Smartphones, by Esther Vargas

New Twiplomacy Report: What's in a [Twitter] Name?

Most governments and tourism boards have set up official Twitter accounts to promote their country, but how many tweet under their own country’s name? It’s more than a nice vanity to have, according to Burson-Marsteller’s Twiplomacy. “By having the country Twitter handle, each government literally ‘owns’ every @mention of its country and is thus part of the digital discussions about its country,” reads the latest report of Country Promotion 2016.

At present, all English-language country names have been registered on Twitter, but only 23 governments or state tourism boards have secured theirs. Strangely enough, major powers such as the U.S., China, and Germany are noticeably absent from this list. The other 193 English-language country names belong to private individuals, with only 86 accounts being actively used while the rest are either dormant, inactive, protected, or have been suspended by Twitter.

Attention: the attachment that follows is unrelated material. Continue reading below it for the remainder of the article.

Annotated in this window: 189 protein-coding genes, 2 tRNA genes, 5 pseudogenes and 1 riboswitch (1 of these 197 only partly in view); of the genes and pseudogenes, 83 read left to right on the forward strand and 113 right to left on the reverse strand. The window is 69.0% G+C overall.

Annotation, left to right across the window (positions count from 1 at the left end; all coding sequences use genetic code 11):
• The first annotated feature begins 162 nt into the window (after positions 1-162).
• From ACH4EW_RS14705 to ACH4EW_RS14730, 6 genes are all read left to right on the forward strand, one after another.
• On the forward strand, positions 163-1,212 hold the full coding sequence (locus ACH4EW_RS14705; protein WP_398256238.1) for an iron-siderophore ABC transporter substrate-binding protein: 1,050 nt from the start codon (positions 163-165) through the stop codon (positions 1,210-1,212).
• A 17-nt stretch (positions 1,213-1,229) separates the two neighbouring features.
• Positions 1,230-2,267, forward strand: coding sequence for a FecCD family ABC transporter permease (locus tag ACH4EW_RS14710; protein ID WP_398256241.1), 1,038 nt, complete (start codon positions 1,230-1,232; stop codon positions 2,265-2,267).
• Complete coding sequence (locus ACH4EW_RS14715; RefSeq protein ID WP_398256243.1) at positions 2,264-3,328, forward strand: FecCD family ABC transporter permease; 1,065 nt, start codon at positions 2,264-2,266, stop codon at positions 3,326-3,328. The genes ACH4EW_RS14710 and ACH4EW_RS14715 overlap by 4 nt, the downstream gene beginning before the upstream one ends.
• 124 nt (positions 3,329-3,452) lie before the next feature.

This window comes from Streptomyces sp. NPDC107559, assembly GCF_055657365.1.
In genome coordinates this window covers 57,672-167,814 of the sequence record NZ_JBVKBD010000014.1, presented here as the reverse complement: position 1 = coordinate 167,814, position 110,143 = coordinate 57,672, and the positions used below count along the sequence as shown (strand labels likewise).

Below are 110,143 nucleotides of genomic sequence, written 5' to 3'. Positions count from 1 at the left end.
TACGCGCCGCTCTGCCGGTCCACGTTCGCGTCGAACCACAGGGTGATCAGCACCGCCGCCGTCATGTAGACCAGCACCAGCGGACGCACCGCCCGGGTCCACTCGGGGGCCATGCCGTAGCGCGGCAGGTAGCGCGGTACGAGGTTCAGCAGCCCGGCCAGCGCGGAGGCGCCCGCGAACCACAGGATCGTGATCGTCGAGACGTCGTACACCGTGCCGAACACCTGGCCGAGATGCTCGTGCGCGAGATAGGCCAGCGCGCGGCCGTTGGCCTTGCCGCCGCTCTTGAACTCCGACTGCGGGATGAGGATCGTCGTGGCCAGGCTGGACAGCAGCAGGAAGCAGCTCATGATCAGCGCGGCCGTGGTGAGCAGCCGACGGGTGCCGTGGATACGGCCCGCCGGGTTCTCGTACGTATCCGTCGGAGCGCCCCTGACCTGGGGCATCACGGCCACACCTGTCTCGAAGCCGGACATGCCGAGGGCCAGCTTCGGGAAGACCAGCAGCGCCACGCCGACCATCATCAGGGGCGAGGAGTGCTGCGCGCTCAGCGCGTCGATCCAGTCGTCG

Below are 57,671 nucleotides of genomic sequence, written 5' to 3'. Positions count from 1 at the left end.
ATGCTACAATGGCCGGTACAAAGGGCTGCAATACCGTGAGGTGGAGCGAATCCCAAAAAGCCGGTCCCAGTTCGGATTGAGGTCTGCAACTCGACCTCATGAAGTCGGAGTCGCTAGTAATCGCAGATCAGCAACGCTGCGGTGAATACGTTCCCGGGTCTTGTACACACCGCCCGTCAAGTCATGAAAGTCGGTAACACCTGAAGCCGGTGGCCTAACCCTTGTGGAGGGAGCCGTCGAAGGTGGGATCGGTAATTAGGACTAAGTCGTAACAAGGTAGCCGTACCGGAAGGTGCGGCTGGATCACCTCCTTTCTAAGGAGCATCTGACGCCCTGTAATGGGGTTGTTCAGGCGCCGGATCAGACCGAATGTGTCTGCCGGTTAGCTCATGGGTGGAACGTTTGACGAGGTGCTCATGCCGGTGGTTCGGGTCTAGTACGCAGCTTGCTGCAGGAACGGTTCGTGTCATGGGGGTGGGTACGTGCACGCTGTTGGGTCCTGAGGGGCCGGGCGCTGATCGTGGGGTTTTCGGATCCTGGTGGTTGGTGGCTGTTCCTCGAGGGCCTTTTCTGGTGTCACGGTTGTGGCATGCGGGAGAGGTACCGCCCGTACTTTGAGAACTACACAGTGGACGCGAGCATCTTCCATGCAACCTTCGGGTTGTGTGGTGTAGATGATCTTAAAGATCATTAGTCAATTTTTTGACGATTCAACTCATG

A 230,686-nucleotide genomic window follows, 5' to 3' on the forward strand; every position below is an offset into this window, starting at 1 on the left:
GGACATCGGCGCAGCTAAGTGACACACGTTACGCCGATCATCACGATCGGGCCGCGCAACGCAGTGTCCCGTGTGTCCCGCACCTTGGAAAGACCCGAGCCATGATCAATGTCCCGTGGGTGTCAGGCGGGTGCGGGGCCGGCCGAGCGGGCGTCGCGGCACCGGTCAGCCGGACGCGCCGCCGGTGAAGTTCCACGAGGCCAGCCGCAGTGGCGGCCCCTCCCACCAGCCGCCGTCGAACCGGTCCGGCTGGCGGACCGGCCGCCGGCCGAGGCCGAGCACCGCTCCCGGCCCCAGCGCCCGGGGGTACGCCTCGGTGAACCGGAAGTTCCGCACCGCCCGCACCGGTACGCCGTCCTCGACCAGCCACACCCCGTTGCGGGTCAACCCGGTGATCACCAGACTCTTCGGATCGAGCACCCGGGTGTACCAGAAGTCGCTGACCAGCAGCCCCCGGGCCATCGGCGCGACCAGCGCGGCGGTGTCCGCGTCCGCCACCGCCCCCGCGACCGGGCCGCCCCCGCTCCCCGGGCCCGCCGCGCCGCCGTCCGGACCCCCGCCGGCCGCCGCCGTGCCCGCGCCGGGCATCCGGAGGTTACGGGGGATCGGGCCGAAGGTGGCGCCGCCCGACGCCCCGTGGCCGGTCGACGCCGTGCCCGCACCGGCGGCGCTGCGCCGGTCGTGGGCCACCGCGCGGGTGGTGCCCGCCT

Twitter will not transfer active accounts to their respective governments, and neither does it allow for their sale. However, the company will release Twitter handles if the account has been dormant for over 90 days, and in the case of suspended accounts, will release them to their respective governments if they request it. States should take advantage of this opportunity and join the conversation in the digital world.

Burson-Marsteller’s full report is available here.

Photo by Esther Vargas I CC 2.0


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